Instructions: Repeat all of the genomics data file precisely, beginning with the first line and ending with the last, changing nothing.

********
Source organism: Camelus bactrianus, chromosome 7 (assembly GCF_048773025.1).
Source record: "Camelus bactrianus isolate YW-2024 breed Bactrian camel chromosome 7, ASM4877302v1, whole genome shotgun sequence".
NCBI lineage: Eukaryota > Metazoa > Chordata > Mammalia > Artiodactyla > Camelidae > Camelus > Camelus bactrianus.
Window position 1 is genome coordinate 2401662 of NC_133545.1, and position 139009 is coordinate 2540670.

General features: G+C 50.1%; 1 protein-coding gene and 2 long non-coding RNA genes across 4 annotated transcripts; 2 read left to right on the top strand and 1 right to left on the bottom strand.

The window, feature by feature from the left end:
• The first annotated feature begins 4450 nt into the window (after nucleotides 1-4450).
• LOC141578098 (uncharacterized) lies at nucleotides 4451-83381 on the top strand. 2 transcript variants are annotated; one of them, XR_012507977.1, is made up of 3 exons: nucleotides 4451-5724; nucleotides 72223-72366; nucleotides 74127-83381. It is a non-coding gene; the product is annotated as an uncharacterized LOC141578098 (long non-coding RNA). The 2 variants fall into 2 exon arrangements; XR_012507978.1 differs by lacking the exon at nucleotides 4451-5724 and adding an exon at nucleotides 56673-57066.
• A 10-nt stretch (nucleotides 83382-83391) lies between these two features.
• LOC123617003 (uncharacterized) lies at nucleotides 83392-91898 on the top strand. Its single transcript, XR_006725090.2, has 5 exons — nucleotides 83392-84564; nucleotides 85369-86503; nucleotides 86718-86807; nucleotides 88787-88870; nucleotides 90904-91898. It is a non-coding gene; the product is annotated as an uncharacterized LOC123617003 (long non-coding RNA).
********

Source organism: Camelus bactrianus, chromosome 7 (assembly GCF_048773025.1).
Source record: "Camelus bactrianus isolate YW-2024 breed Bactrian camel chromosome 7, ASM4877302v1, whole genome shotgun sequence".
NCBI lineage: Eukaryota > Metazoa > Chordata > Mammalia > Artiodactyla > Camelidae > Camelus > Camelus bactrianus.
Window position 1 is genome coordinate 2401662 of NC_133545.1, and position 139009 is coordinate 2540670.

General features: G+C 50.1%; 1 protein-coding gene and 2 long non-coding RNA genes across 4 annotated transcripts; 2 read left to right on the top strand and 1 right to left on the bottom strand.

The window, feature by feature from the left end:
• The first annotated feature begins 4450 nt into the window (after nucleotides 1-4450).
• LOC141578098 (uncharacterized) lies at nucleotides 4451-83381 on the top strand. 2 transcript variants are annotated; one of them, XR_012507977.1, is made up of 3 exons: nucleotides 4451-5724; nucleotides 72223-72366; nucleotides 74127-83381. It is a non-coding gene; the product is annotated as an uncharacterized LOC141578098 (long non-coding RNA). The 2 variants fall into 2 exon arrangements; XR_012507978.1 differs by lacking the exon at nucleotides 4451-5724 and adding an exon at nucleotides 56673-57066.
• A 10-nt stretch (nucleotides 83382-83391) lies between these two features.
• LOC123617003 (uncharacterized) lies at nucleotides 83392-91898 on the top strand. Its single transcript, XR_006725090.2, has 5 exons — nucleotides 83392-84564; nucleotides 85369-86503; nucleotides 86718-86807; nucleotides 88787-88870; nucleotides 90904-91898. It is a non-coding gene; the product is annotated as an uncharacterized LOC123617003 (long non-coding RNA).